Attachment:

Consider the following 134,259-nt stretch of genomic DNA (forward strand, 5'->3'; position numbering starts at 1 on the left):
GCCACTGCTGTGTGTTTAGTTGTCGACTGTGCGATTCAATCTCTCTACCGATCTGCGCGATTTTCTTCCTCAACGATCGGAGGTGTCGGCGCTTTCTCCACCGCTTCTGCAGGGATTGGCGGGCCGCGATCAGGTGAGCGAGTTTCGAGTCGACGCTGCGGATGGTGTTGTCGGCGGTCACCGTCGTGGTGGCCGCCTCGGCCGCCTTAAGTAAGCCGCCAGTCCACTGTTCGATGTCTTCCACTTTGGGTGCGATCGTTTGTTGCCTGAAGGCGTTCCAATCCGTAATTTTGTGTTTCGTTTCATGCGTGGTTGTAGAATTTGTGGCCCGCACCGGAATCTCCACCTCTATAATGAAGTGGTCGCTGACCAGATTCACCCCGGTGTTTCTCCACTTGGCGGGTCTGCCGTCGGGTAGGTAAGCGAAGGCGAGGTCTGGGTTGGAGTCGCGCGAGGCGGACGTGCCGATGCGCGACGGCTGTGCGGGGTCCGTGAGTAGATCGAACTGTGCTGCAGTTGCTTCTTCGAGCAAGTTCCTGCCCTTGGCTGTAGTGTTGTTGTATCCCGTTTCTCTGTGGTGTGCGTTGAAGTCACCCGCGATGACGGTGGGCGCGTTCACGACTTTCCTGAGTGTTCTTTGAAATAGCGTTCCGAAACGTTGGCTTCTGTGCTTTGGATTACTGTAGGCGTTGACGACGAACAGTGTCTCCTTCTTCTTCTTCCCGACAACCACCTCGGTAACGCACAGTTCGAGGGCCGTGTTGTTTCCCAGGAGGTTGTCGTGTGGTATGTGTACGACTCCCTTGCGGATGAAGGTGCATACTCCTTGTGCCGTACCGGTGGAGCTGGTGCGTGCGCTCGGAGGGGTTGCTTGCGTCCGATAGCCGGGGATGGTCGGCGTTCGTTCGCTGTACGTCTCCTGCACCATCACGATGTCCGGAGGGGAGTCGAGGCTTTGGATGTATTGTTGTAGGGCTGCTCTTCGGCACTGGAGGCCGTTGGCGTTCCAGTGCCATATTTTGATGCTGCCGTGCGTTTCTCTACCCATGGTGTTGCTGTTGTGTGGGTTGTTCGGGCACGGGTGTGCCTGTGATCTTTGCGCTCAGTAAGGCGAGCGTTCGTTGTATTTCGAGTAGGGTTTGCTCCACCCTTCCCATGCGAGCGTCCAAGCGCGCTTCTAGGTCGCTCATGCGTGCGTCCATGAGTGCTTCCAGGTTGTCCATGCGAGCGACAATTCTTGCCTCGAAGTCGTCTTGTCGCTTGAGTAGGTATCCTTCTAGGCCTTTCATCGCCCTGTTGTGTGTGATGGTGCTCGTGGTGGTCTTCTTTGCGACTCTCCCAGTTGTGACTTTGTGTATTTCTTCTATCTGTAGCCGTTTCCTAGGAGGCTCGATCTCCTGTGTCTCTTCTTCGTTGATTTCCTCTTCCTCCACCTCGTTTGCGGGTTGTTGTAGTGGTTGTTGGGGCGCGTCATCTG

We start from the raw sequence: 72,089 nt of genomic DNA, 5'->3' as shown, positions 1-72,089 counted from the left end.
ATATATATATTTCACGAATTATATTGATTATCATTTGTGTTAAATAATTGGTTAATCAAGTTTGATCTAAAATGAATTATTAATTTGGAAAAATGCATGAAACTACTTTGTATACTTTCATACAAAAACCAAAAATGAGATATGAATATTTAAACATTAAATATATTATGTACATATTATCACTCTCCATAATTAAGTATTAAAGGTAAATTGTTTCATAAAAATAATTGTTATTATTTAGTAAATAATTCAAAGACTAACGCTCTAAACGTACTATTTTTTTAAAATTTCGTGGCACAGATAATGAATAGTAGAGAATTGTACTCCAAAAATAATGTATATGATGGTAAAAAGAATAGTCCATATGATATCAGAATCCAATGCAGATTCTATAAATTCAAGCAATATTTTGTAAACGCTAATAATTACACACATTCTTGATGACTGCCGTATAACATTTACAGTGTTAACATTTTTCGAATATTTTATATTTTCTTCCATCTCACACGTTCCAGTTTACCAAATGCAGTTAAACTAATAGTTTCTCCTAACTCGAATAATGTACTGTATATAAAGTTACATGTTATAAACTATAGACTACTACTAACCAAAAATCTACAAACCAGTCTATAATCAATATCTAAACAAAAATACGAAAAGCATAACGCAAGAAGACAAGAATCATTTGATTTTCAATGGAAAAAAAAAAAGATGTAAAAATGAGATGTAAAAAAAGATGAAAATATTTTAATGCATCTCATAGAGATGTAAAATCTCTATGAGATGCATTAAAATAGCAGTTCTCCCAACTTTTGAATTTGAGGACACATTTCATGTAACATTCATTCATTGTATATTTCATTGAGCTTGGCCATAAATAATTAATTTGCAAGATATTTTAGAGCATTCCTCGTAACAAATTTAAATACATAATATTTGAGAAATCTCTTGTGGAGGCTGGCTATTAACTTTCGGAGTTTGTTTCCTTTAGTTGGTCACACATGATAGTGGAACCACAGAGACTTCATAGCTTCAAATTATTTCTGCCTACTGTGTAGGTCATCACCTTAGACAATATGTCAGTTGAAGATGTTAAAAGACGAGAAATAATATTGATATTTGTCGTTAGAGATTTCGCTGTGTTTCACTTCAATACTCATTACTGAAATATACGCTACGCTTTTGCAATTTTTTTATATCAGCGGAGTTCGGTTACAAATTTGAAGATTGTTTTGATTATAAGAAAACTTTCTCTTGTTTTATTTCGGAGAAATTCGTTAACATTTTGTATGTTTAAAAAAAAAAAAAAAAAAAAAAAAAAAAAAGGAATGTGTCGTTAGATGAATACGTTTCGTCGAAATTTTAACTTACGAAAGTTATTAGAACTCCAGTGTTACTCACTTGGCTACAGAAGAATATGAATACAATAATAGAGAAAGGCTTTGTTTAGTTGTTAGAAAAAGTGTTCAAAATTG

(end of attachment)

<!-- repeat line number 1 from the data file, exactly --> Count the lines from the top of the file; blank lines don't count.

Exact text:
Consider the following 134,259-nt stretch of genomic DNA (forward strand, 5'->3'; position numbering starts at 1 on the left):